has secured a U.S. patent that covers key aspects of its Machine Trust Index, which helps communicate sophisticated technical AI assessments in terms that people who govern the use of AI can understand and act upon. 

“This patent is not just a certificate,” CEO and co-founder Niraj Bhargava said in a news release. “It is a recognition of the necessity of research and investments to generate valued solutions to a growing problem that has yet to be fully addressed.” – which has staff in Ottawa, Waterloo, Toronto, Montreal and Vancouver – was launched in 2018 to provide AI-management software and consulting services that help clients set up “guardrails" that mitigate risk and protect trust in an organization. Those guardrails consist of governance plans and the software needed to measure essential AI “trust parameters" such as privacy, ethics, transparency and biases.

Given AI’s dependence on data sets, its growing use has sparked a global discussion about privacy, security, ethics, biases, cultural sensitivities and human rights. The goal, according to governance specialists, is to ensure that AI technologies are understandable, transparent and ethical. 

“(’s guardrails) act like a traffic light system: green means it is within acceptable organization boundaries, red means it is outside and should not be used, and yellow means it is acceptable with specific parameters and monitoring,” Bhargava told Tech News. “We work closely with our clients to establish these guardrails and continuously measure AI activities against them.”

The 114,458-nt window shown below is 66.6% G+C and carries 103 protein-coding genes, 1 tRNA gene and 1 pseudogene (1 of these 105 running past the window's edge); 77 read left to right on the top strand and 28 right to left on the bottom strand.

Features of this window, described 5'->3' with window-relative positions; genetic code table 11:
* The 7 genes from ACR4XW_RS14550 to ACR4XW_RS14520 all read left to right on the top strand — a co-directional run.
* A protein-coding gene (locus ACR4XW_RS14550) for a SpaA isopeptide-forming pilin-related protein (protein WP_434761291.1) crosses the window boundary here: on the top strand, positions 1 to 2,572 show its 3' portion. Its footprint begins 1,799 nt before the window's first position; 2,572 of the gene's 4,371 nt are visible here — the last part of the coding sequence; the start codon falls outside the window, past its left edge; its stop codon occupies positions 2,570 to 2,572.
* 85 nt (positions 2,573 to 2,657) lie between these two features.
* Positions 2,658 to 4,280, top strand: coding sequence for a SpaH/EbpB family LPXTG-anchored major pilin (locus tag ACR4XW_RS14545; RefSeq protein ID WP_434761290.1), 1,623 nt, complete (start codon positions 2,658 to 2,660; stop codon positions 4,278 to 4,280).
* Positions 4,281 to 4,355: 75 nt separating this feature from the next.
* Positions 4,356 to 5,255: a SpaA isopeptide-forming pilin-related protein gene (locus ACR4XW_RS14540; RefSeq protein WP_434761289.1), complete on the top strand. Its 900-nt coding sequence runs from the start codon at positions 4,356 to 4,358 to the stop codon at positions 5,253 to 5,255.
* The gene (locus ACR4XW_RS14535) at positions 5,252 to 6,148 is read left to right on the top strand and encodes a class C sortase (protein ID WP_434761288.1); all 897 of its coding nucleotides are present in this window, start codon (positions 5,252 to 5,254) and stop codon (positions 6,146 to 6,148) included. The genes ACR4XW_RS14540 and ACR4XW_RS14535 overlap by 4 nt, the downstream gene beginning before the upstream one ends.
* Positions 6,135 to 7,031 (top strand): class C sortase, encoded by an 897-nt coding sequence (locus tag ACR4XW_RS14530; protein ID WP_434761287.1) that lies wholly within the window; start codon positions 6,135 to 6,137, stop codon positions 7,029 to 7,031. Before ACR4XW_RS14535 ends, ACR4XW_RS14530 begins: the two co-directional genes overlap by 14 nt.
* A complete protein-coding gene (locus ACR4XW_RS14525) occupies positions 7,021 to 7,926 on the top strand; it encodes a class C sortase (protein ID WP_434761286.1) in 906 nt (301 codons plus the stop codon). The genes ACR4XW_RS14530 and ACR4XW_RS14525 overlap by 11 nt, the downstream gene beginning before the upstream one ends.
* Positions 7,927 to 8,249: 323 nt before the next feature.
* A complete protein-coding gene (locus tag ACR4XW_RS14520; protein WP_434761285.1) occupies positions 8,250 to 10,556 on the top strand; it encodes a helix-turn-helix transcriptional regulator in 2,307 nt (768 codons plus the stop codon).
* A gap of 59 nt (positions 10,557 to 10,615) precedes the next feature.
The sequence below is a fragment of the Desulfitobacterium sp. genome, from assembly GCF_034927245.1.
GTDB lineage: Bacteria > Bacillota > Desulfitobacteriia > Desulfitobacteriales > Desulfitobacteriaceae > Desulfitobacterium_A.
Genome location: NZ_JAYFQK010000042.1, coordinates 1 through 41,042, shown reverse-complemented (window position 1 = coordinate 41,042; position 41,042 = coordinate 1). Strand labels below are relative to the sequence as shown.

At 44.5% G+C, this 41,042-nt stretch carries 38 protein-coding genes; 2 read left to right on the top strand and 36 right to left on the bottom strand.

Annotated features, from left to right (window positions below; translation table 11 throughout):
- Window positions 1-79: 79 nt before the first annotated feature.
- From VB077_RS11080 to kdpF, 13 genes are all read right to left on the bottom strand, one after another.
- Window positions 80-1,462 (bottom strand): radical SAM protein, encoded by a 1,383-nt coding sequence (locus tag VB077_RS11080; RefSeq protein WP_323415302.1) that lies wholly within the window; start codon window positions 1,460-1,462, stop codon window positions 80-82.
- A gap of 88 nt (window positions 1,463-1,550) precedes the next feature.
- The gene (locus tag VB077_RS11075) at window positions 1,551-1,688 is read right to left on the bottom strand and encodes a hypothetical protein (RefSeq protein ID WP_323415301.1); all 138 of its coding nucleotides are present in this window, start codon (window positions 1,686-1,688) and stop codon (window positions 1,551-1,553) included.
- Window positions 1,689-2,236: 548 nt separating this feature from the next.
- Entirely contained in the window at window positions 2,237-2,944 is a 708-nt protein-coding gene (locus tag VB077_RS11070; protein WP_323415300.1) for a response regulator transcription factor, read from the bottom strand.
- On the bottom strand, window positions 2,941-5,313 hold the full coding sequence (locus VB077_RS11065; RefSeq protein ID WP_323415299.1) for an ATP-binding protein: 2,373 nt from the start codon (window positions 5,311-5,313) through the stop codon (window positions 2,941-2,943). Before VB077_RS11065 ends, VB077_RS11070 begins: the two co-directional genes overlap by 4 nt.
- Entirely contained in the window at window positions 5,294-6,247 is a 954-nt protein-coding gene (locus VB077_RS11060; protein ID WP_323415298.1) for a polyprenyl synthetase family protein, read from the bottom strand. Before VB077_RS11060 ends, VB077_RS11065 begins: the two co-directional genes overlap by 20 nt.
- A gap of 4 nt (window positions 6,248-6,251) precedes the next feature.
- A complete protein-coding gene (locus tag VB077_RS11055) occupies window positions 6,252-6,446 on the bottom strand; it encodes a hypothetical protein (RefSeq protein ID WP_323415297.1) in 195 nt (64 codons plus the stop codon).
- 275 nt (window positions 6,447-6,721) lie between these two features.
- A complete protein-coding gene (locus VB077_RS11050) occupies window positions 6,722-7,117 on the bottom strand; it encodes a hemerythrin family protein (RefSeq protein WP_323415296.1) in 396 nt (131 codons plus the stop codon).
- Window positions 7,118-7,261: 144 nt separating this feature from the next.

The new patent – Methods and Systems for the Measurement of Relative Trustworthiness for Technology Enhanced with AI Learning Algorithms – is critical in determining a Machine Trust Index score, which forms an integral part of's proprietary Machine Trust Platform software.

The platform is an enterprise-grade SaaS solution enabling AI activity monitoring and insights via a governance dashboard. It assesses trust parameters such as privacy, ethics, transparency, and bias, mitigating AI drift risks. It integrates global standards like the federal government’s Algorithmic Impact Assessment (AIA) and Generative AI Guidelines, and can be tailored to incorporate additional governance standards and frameworks, the company says.

“Our clients can subscribe to the platform and assess their AI activities, identify necessary mitigations, and ensure compliance with established guardrails,” Bhargava said. 

Bhargava and four co-inventors are credited on the patent: Fred Speckeen, Dr. Evan W. Steeg, Jorge Deligiannis and Dr. Gaston Gonnet.

“We take pride in contributing to Canada's responsible AI ecosystem and reinforcing our leadership in this crucial domain,” Bhargava said. “This patent underscores the unique value we bring to the table, and we are excited about the opportunities this patent opens up for us and our mission.”